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Singleton v. Biter

United States District Court, E.D. California

May 29, 2014

M. D. BITER, et al., Defendants.


DENNIS L. BECK, Magistrate Judge.

Plaintiff Lamar Singleton ("Plaintiff"), a state prisoner proceeding pro se and in forma pauperis, filed this civil rights action on January 9, 2012. This action is proceeding against Defendants Biter and Lopez for violation of the Eighth Amendment.

Defendants' November 21, 2013, motion to dismiss based on exhaustion was recently converted into a motion for summary judgment. Defendants have informed the Court that no additional discovery is necessary. The Court is awaiting Plaintiff's position on discovery related to exhaustion.

On May 7 and May 9, 2014, Plaintiff filed motions in which he requested emergency medical treatment at Mule Creek State Prison. On May 20, 2014, the Court issued Findings and Recommendations that the motions be denied for jurisdictional reasons. Plaintiff has not yet filed objections.

On May 22 and May 27, 2014, Plaintiff filed two more motions for injunctive relief.[1] It appears that Plaintiff sent these motions prior to receiving the Findings and Recommendations that his other motions be denied.


A preliminary injunction is an extraordinary remedy never awarded as of right. Winter v. Natural Resources Defense Council, Inc. , 555 U.S. 7, 24, 129 S.Ct. 365, 376 (2008) (citation and quotation marks omitted). For each form of relief sought in federal court, Plaintiff must establish standing. Summers v. Earth Island Institute , 555 U.S. 488, 493, 129 S.Ct. 1142, 1149 (2009) (citation omitted); Mayfield v. United States , 599 F.3d 964, 969 (9th Cir. 2010) (citation omitted). This requires Plaintiff to show that he is under threat of suffering an injury in fact that is concrete and particularized; the threat must be actual and imminent, not conjectural or hypothetical; it must be fairly traceable to challenged conduct of the defendant; and it must be likely that a favorable judicial decision will prevent or redress the injury. Summers , 129 S.Ct. at 1149 (quotation marks and citation omitted); Mayfield , 599 F.3d at 969.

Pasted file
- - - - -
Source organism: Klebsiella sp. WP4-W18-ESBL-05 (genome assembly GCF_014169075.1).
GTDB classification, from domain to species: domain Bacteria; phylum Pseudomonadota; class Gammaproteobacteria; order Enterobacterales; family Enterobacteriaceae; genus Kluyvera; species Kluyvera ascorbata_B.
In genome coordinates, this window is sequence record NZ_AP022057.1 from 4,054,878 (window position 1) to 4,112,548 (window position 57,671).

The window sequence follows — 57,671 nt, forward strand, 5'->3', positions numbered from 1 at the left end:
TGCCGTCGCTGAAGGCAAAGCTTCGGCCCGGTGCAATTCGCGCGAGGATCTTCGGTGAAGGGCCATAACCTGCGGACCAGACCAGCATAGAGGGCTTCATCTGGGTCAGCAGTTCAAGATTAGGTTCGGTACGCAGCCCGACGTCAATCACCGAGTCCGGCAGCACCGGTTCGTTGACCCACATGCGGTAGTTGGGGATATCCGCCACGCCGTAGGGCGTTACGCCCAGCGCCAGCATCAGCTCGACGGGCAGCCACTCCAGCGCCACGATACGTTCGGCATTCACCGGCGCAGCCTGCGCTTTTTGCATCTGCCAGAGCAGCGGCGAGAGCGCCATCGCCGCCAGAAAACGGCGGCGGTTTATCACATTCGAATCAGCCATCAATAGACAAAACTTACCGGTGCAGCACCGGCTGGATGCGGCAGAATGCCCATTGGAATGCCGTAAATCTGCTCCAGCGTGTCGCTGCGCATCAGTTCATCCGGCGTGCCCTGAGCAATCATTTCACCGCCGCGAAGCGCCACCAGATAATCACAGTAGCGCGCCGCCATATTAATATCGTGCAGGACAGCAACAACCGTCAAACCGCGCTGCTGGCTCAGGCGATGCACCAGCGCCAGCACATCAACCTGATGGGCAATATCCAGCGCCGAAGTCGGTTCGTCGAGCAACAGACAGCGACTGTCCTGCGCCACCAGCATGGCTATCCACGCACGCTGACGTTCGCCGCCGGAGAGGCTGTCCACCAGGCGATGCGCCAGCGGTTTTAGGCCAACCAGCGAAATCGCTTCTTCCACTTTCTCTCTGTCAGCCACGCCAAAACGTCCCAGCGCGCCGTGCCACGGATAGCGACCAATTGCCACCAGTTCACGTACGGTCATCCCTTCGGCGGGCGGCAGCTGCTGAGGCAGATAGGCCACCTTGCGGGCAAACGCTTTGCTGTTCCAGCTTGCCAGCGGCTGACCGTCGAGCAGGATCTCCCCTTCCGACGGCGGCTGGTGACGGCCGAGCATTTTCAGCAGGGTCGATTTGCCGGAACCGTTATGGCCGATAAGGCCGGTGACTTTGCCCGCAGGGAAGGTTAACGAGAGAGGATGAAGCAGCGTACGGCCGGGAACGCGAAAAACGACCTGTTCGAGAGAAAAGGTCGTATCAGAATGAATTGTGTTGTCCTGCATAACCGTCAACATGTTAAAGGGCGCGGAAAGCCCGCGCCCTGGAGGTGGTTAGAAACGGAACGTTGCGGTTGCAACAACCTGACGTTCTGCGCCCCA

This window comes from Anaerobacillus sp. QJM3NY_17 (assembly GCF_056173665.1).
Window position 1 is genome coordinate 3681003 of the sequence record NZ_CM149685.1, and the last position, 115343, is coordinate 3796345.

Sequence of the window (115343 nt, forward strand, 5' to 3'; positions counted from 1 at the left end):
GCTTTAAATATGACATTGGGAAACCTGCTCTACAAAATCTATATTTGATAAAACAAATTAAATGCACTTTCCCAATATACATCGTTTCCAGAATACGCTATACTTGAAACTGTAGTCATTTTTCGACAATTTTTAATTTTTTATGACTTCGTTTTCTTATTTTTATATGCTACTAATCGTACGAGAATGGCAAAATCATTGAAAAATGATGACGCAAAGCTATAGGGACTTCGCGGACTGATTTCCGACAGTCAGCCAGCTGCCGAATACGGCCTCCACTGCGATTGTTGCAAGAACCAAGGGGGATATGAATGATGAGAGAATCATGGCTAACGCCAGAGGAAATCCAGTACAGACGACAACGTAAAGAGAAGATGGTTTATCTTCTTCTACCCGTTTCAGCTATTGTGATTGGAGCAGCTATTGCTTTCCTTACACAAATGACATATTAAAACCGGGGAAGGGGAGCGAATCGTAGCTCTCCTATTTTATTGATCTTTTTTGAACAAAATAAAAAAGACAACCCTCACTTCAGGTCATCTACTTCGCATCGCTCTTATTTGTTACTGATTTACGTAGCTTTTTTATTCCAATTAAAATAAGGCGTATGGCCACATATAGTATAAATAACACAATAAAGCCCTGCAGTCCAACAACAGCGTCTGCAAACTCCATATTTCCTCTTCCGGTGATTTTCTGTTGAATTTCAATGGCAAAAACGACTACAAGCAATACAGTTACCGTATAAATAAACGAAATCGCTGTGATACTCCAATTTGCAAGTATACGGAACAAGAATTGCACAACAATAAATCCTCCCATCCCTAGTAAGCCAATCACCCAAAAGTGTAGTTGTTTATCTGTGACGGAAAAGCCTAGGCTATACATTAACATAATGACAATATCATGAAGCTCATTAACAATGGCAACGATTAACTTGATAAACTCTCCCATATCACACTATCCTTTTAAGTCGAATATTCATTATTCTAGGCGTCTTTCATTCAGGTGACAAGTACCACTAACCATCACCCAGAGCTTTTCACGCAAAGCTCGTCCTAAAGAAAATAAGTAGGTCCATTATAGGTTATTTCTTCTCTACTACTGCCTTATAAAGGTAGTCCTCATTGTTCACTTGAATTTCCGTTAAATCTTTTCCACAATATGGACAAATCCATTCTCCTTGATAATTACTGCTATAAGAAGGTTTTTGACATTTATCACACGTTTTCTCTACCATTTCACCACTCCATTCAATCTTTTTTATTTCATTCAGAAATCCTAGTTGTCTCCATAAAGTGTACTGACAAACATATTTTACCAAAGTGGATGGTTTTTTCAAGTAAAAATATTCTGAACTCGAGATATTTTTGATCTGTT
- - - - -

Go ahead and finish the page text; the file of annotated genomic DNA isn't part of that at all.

Federal courts are courts of limited jurisdiction and in considering a request for preliminary injunctive relief, the Court is bound by the requirement that as a preliminary matter, it have before it an actual case or controversy. City of Los Angeles v. Lyons , 461 U.S. 95, 102 (1983); Valley Forge Christian Coll. v. Ams. United for Separation of Church and State, Inc. , 454 U.S. 464, 471 (1982). If the Court does not have an actual case or controversy before it, it has no power to hear the matter in question. Id . Requests for prospective relief are further limited by 18 U.S.C. ยง 3626(a)(1)(A) of the Prison Litigation Reform Act, which requires that the Court find the "relief [sought] is narrowly drawn, extends no further than necessary to correct the violation of the Federal right, and is the least intrusive means necessary to correct the violation of the Federal right."